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MIT's fast 3D printer could slash prototype timescales

Joseph Flaig

Collection of objects and test samples printed on the new 3D printer, including a miniature chair, simplified model of Building 10 at MIT, eyeglasses frames, a spiral cup, and a helical bevel gear. (Credit: Chelsea Turner/ MIT)
Collection of objects and test samples printed on the new 3D printer, including a miniature chair, simplified model of Building 10 at MIT, eyeglasses frames, a spiral cup, and a helical bevel gear. (Credit: Chelsea Turner/ MIT)

A new 3D printer could slash the time needed for prototyping or replacing parts, reportedly building pieces up to 10 times faster than its counterparts.

Engineers at Massachusetts Institute of Technology (MIT) created the desktop printer, which they say cuts the standard printing time for “a few Lego-sized bricks” from one hour to a few minutes.

The printer uses two speed-enhancing components: a screw mechanism which feeds polymer through the printing nozzle at a higher force than standard “pinch wheel” feeders; and an in-built, high-temperature laser which rapidly heats and melts the material, allowing it to flow quickly.

The technique could make 3D printing a more viable production technique, said MIT mechanical engineer Anastasios John Hart.

“If I can get a prototype part, maybe a bracket or a gear, in five to 10 minutes rather than an hour, or a bigger part over my lunch break rather than the next day, I can engineer, build and test faster,” he said. “If I'm a repair technician and I could have a fast 3D printer in my vehicle, I could 3D print a repair part on-demand after I figure out what's broken. I don't have to go to a warehouse.”

Emergency medicine and 3D printing objects in remote locations could be other applicable fields, said Hart.

Printing 10 times faster would also be a “massive benefit” in educating the engineers of the future, said Simon Biggs from engineering firm Renishaw to Professional Engineering. The education outreach officer runs 3D printing workshops for children aged 10-16, transforming designs from sketches into physical objects. The technology’s accessibility can encourage them to try careers in engineering or other STEM subjects, said Biggs.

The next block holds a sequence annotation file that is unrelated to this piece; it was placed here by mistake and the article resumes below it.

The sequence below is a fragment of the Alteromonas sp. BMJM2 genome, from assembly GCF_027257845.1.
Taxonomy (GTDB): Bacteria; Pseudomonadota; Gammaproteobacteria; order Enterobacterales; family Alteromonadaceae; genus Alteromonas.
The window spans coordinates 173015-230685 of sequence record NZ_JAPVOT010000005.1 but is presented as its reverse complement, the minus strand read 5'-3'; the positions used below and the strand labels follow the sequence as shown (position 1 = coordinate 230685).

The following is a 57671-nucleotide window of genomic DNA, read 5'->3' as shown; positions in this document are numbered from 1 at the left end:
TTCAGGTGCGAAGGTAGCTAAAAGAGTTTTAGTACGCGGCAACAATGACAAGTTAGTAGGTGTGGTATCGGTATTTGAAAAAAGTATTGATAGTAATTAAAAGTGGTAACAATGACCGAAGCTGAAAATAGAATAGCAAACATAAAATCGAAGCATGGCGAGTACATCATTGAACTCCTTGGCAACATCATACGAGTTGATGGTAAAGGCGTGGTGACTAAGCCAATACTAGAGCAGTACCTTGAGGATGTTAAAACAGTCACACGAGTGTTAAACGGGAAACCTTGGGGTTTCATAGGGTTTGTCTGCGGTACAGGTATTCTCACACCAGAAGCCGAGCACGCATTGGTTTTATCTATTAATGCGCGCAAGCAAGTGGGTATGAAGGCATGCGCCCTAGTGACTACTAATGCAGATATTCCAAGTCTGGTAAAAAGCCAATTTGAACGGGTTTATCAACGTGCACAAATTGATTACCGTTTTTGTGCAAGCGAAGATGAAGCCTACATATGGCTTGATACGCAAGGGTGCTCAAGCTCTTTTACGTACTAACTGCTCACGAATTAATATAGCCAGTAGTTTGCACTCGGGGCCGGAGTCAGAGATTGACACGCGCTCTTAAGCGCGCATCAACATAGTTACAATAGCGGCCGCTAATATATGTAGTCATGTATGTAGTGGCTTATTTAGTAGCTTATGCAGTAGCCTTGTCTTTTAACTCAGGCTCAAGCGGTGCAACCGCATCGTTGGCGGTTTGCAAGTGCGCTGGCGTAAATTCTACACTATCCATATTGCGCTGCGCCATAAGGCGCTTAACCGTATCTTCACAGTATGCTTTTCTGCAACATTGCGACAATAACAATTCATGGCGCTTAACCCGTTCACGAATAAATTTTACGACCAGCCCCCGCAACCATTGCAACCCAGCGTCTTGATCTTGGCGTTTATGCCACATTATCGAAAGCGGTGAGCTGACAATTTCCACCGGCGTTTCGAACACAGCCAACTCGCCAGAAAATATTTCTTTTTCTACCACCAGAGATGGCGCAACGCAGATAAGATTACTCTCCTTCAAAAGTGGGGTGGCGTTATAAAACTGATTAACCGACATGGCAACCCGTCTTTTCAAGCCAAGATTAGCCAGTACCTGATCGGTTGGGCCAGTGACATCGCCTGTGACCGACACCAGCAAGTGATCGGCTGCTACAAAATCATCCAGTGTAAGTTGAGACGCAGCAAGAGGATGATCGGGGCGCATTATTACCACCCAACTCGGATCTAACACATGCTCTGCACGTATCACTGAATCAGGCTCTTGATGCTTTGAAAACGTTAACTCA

However, technical limits do exist. “One of the downsides at the moment is obviously the build time,” he said. “Teachers tend to stay away from it slightly because it’s taking so long to build something… it could be eight hours to print a student’s prototype project. If you can reduce that time with a new 3D printer, that’s going to benefit every teacher, every classroom. It’s definitely a step in the right direction.”

The new printer’s advances also create other potential issues, said the MIT engineers: it is so fast that previous layers do not always melt before the next layer starts to go down.  

“We found that, when you finish one layer and go back to begin the next layer, the previous layer is still a little too hot,” said Hart. “So we have to cool the part actively as it prints, to retain the shape of the part so it doesn't get distorted or soften.”

As well as tackling the cooling issue, the team also hopes to apply the technique to more advanced materials such as high-strength polymers, and to use the new design for larger-scale printing.

The MIT work was published in Additive Manufacturing.


Content published by Professional Engineering does not necessarily reflect the views of the Institution of Mechanical Engineers.
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